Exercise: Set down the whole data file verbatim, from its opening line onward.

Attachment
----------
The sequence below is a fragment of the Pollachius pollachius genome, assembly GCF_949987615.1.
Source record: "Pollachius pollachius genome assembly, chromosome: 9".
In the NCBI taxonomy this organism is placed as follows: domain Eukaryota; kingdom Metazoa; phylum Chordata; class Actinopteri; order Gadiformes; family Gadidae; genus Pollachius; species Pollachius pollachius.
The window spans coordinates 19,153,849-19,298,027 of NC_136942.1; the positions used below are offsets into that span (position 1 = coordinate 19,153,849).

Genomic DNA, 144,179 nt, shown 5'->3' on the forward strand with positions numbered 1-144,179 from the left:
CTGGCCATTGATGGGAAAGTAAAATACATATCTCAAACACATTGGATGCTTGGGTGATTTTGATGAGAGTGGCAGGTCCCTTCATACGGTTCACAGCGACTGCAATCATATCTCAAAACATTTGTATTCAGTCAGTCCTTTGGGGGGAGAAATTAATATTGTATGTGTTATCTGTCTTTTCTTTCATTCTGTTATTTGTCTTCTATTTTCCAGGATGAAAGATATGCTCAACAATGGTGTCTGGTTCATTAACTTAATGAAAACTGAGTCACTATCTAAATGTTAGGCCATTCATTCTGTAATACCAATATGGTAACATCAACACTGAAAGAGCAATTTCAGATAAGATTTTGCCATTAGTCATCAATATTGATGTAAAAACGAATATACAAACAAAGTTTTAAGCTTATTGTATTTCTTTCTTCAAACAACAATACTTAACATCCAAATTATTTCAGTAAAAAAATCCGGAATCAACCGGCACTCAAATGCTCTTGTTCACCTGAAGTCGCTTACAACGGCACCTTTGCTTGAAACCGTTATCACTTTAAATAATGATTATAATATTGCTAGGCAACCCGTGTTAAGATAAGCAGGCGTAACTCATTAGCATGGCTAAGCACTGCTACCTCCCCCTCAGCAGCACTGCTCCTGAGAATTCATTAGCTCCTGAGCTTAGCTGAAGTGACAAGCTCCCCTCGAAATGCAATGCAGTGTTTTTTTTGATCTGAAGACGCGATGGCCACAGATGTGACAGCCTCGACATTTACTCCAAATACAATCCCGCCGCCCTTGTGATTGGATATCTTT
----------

The sequence below is a fragment of the Pollachius pollachius genome, assembly GCF_949987615.1.
Source record: "Pollachius pollachius genome assembly, chromosome: 9".
In the NCBI taxonomy this organism is placed as follows: domain Eukaryota; kingdom Metazoa; phylum Chordata; class Actinopteri; order Gadiformes; family Gadidae; genus Pollachius; species Pollachius pollachius.
The window spans coordinates 19,153,849-19,298,027 of NC_136942.1; the positions used below are offsets into that span (position 1 = coordinate 19,153,849).

Genomic DNA, 144,179 nt, shown 5'->3' on the forward strand with positions numbered 1-144,179 from the left:
CTGGCCATTGATGGGAAAGTAAAATACATATCTCAAACACATTGGATGCTTGGGTGATTTTGATGAGAGTGGCAGGTCCCTTCATACGGTTCACAGCGACTGCAATCATATCTCAAAACATTTGTATTCAGTCAGTCCTTTGGGGGGAGAAATTAATATTGTATGTGTTATCTGTCTTTTCTTTCATTCTGTTATTTGTCTTCTATTTTCCAGGATGAAAGATATGCTCAACAATGGTGTCTGGTTCATTAACTTAATGAAAACTGAGTCACTATCTAAATGTTAGGCCATTCATTCTGTAATACCAATATGGTAACATCAACACTGAAAGAGCAATTTCAGATAAGATTTTGCCATTAGTCATCAATATTGATGTAAAAACGAATATACAAACAAAGTTTTAAGCTTATTGTATTTCTTTCTTCAAACAACAATACTTAACATCCAAATTATTTCAGTAAAAAAATCCGGAATCAACCGGCACTCAAATGCTCTTGTTCACCTGAAGTCGCTTACAACGGCACCTTTGCTTGAAACCGTTATCACTTTAAATAATGATTATAATATTGCTAGGCAACCCGTGTTAAGATAAGCAGGCGTAACTCATTAGCATGGCTAAGCACTGCTACCTCCCCCTCAGCAGCACTGCTCCTGAGAATTCATTAGCTCCTGAGCTTAGCTGAAGTGACAAGCTCCCCTCGAAATGCAATGCAGTGTTTTTTTTGATCTGAAGACGCGATGGCCACAGATGTGACAGCCTCGACATTTACTCCAAATACAATCCCGCCGCCCTTGTGATTGGATATCTTT